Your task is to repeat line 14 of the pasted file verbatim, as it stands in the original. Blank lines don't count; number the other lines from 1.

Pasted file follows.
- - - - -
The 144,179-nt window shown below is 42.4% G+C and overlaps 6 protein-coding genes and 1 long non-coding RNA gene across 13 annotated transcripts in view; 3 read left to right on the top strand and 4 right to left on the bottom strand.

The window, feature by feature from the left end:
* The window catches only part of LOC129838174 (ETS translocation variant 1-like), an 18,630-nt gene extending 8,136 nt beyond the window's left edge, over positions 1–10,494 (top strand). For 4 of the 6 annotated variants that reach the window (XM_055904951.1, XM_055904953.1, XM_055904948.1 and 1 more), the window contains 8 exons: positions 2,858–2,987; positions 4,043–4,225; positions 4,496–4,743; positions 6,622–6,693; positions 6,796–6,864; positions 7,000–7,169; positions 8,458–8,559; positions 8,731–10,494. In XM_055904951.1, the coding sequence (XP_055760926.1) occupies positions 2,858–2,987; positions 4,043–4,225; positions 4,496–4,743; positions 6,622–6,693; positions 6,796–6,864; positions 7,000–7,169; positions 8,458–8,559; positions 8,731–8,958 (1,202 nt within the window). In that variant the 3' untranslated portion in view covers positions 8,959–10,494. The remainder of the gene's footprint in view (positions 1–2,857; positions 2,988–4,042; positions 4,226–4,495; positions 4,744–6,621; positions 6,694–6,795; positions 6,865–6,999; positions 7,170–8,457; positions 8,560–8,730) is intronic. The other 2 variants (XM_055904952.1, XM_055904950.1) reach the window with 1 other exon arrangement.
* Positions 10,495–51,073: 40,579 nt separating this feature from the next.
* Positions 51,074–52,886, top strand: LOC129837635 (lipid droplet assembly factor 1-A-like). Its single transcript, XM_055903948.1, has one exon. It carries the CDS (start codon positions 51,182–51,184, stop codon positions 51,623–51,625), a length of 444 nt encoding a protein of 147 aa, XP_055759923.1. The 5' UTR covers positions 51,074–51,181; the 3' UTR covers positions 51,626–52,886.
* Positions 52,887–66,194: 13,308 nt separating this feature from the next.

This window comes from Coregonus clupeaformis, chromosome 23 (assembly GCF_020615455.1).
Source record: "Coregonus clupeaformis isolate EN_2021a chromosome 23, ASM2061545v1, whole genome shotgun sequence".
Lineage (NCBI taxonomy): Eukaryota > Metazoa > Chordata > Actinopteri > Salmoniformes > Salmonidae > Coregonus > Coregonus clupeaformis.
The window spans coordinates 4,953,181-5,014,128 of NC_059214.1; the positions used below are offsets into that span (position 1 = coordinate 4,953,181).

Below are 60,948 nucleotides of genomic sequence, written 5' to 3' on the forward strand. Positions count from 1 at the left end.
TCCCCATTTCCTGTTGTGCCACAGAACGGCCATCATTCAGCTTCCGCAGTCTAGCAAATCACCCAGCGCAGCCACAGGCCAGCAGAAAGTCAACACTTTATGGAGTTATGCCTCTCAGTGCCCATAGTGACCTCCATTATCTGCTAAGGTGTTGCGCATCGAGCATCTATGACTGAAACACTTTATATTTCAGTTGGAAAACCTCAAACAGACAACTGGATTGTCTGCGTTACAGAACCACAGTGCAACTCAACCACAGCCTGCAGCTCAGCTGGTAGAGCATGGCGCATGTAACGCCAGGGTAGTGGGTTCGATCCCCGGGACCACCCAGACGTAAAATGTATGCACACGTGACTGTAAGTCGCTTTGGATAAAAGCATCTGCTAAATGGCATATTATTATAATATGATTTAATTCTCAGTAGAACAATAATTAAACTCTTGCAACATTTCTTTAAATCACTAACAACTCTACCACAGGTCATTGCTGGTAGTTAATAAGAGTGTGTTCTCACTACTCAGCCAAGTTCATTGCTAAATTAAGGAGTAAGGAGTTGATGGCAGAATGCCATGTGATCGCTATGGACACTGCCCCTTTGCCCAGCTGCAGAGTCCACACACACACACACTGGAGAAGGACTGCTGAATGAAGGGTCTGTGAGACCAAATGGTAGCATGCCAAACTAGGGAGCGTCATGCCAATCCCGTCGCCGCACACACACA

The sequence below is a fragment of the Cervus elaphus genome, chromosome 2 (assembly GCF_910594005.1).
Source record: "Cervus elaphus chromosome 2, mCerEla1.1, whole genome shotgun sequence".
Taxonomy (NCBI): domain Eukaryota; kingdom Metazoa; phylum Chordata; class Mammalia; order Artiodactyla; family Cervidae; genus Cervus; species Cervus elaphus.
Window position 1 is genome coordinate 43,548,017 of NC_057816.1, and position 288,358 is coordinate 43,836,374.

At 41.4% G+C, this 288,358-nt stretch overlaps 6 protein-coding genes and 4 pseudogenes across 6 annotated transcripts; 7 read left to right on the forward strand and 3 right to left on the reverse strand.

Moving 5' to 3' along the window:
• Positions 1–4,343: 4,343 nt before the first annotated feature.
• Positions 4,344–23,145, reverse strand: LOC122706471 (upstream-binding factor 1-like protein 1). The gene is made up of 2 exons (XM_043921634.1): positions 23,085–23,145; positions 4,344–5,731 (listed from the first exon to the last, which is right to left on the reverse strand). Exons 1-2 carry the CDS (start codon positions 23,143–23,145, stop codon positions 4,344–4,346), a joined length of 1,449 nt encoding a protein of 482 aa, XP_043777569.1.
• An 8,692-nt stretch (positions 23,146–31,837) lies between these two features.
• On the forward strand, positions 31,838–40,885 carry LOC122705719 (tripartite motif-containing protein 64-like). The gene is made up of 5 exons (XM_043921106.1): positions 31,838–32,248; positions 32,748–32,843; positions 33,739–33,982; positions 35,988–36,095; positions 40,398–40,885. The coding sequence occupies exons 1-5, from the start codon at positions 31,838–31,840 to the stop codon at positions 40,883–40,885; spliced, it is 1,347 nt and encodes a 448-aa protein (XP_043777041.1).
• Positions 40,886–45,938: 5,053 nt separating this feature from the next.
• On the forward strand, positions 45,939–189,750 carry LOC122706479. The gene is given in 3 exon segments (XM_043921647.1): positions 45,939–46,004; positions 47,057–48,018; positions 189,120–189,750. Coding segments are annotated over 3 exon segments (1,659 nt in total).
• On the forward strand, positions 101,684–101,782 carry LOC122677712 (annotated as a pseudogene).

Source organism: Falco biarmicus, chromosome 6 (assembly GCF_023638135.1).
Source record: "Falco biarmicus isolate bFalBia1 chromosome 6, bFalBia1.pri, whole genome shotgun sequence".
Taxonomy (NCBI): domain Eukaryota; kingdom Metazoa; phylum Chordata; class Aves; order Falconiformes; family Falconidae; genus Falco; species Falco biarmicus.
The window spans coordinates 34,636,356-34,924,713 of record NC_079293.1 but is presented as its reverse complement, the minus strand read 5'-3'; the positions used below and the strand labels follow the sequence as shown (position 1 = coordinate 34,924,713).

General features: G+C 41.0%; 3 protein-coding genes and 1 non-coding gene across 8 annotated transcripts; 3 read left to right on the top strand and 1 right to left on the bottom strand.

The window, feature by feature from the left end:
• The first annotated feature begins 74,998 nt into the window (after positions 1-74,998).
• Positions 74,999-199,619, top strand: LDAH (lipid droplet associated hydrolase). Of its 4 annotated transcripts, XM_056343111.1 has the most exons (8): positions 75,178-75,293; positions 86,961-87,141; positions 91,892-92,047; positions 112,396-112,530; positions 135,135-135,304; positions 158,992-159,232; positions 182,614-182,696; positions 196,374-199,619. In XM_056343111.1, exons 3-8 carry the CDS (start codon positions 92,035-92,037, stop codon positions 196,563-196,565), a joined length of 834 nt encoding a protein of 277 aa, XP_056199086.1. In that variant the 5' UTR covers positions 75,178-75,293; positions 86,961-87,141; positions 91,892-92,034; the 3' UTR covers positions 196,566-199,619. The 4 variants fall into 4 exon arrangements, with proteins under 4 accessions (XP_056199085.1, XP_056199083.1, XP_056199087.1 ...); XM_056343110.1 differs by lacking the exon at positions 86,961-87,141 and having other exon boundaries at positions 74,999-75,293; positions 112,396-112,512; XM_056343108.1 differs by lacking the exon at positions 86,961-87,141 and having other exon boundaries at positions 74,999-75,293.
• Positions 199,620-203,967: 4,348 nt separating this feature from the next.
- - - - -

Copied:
Source record: "Cervus elaphus chromosome 2, mCerEla1.1, whole genome shotgun sequence".